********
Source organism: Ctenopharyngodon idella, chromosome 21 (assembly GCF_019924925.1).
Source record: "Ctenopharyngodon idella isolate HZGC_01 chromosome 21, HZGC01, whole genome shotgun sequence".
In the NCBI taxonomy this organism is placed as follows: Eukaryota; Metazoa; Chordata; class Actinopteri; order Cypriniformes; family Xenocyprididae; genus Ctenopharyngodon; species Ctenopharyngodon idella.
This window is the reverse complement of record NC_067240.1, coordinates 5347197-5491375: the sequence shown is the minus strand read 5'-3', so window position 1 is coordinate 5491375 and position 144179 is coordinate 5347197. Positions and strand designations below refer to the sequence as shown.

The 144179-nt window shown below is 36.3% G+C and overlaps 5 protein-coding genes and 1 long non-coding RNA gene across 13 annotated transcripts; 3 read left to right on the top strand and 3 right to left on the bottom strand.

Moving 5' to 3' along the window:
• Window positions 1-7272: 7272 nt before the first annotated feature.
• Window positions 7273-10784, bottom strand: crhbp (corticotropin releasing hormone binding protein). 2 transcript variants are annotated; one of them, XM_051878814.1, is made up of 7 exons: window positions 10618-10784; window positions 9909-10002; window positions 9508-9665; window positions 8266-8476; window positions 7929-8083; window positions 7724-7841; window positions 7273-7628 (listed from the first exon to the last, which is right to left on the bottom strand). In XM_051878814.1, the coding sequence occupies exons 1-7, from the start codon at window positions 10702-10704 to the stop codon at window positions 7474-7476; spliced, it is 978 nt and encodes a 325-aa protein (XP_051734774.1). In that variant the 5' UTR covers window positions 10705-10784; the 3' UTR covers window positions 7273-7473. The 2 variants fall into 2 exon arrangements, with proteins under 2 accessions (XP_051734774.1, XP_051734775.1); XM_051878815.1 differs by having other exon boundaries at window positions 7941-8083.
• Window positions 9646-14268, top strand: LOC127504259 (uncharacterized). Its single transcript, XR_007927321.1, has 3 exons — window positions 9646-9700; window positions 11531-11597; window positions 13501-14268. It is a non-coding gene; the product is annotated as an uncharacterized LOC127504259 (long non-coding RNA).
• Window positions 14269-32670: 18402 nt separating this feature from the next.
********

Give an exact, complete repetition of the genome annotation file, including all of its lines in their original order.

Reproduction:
Source organism: Ctenopharyngodon idella, chromosome 21 (assembly GCF_019924925.1).
Source record: "Ctenopharyngodon idella isolate HZGC_01 chromosome 21, HZGC01, whole genome shotgun sequence".
In the NCBI taxonomy this organism is placed as follows: Eukaryota; Metazoa; Chordata; class Actinopteri; order Cypriniformes; family Xenocyprididae; genus Ctenopharyngodon; species Ctenopharyngodon idella.
This window is the reverse complement of record NC_067240.1, coordinates 5347197-5491375: the sequence shown is the minus strand read 5'-3', so window position 1 is coordinate 5491375 and position 144179 is coordinate 5347197. Positions and strand designations below refer to the sequence as shown.

The 144179-nt window shown below is 36.3% G+C and overlaps 5 protein-coding genes and 1 long non-coding RNA gene across 13 annotated transcripts; 3 read left to right on the top strand and 3 right to left on the bottom strand.

Moving 5' to 3' along the window:
• Window positions 1-7272: 7272 nt before the first annotated feature.
• Window positions 7273-10784, bottom strand: crhbp (corticotropin releasing hormone binding protein). 2 transcript variants are annotated; one of them, XM_051878814.1, is made up of 7 exons: window positions 10618-10784; window positions 9909-10002; window positions 9508-9665; window positions 8266-8476; window positions 7929-8083; window positions 7724-7841; window positions 7273-7628 (listed from the first exon to the last, which is right to left on the bottom strand). In XM_051878814.1, the coding sequence occupies exons 1-7, from the start codon at window positions 10702-10704 to the stop codon at window positions 7474-7476; spliced, it is 978 nt and encodes a 325-aa protein (XP_051734774.1). In that variant the 5' UTR covers window positions 10705-10784; the 3' UTR covers window positions 7273-7473. The 2 variants fall into 2 exon arrangements, with proteins under 2 accessions (XP_051734774.1, XP_051734775.1); XM_051878815.1 differs by having other exon boundaries at window positions 7941-8083.
• Window positions 9646-14268, top strand: LOC127504259 (uncharacterized). Its single transcript, XR_007927321.1, has 3 exons — window positions 9646-9700; window positions 11531-11597; window positions 13501-14268. It is a non-coding gene; the product is annotated as an uncharacterized LOC127504259 (long non-coding RNA).
• Window positions 14269-32670: 18402 nt separating this feature from the next.